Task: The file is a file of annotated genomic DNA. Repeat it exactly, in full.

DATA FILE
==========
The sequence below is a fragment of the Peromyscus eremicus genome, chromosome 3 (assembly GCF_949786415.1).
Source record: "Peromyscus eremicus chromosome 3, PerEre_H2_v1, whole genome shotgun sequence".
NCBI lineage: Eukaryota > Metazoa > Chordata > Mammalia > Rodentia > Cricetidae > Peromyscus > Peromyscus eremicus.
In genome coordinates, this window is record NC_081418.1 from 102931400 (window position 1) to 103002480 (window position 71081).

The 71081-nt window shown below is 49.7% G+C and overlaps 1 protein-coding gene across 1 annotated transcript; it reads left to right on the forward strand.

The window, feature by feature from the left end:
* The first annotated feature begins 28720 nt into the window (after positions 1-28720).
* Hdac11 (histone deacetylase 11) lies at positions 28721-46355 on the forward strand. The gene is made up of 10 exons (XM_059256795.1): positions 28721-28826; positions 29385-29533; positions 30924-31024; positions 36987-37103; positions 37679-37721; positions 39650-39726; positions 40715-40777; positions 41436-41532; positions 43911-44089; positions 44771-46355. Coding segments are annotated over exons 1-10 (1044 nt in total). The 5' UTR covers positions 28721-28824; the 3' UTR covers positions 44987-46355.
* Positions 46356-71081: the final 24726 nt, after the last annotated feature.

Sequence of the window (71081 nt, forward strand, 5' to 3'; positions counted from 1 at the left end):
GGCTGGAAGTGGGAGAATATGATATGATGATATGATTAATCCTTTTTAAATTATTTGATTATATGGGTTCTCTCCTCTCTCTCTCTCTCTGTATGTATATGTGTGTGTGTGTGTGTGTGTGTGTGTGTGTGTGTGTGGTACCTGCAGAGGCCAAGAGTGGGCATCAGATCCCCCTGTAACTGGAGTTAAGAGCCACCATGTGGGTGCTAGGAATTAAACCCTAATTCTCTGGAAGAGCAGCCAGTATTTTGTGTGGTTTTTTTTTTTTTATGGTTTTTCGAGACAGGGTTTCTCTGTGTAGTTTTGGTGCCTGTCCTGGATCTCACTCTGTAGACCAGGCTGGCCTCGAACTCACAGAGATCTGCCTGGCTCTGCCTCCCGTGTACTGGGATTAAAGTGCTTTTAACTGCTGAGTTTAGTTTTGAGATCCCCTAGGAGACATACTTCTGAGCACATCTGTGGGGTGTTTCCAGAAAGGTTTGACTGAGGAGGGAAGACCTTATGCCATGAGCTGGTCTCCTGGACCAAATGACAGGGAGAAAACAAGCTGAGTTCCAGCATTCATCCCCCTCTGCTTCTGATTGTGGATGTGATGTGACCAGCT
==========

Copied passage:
The sequence below is a fragment of the Peromyscus eremicus genome, chromosome 3 (assembly GCF_949786415.1).
Source record: "Peromyscus eremicus chromosome 3, PerEre_H2_v1, whole genome shotgun sequence".
NCBI lineage: Eukaryota > Metazoa > Chordata > Mammalia > Rodentia > Cricetidae > Peromyscus > Peromyscus eremicus.
In genome coordinates, this window is record NC_081418.1 from 102931400 (window position 1) to 103002480 (window position 71081).

The 71081-nt window shown below is 49.7% G+C and overlaps 1 protein-coding gene across 1 annotated transcript; it reads left to right on the forward strand.

The window, feature by feature from the left end:
* The first annotated feature begins 28720 nt into the window (after positions 1-28720).
* Hdac11 (histone deacetylase 11) lies at positions 28721-46355 on the forward strand. The gene is made up of 10 exons (XM_059256795.1): positions 28721-28826; positions 29385-29533; positions 30924-31024; positions 36987-37103; positions 37679-37721; positions 39650-39726; positions 40715-40777; positions 41436-41532; positions 43911-44089; positions 44771-46355. Coding segments are annotated over exons 1-10 (1044 nt in total). The 5' UTR covers positions 28721-28824; the 3' UTR covers positions 44987-46355.
* Positions 46356-71081: the final 24726 nt, after the last annotated feature.

Sequence of the window (71081 nt, forward strand, 5' to 3'; positions counted from 1 at the left end):
GGCTGGAAGTGGGAGAATATGATATGATGATATGATTAATCCTTTTTAAATTATTTGATTATATGGGTTCTCTCCTCTCTCTCTCTCTCTGTATGTATATGTGTGTGTGTGTGTGTGTGTGTGTGTGTGTGTGTGTGGTACCTGCAGAGGCCAAGAGTGGGCATCAGATCCCCCTGTAACTGGAGTTAAGAGCCACCATGTGGGTGCTAGGAATTAAACCCTAATTCTCTGGAAGAGCAGCCAGTATTTTGTGTGGTTTTTTTTTTTTTATGGTTTTTCGAGACAGGGTTTCTCTGTGTAGTTTTGGTGCCTGTCCTGGATCTCACTCTGTAGACCAGGCTGGCCTCGAACTCACAGAGATCTGCCTGGCTCTGCCTCCCGTGTACTGGGATTAAAGTGCTTTTAACTGCTGAGTTTAGTTTTGAGATCCCCTAGGAGACATACTTCTGAGCACATCTGTGGGGTGTTTCCAGAAAGGTTTGACTGAGGAGGGAAGACCTTATGCCATGAGCTGGTCTCCTGGACCAAATGACAGGGAGAAAACAAGCTGAGTTCCAGCATTCATCCCCCTCTGCTTCTGATTGTGGATGTGATGTGACCAGCT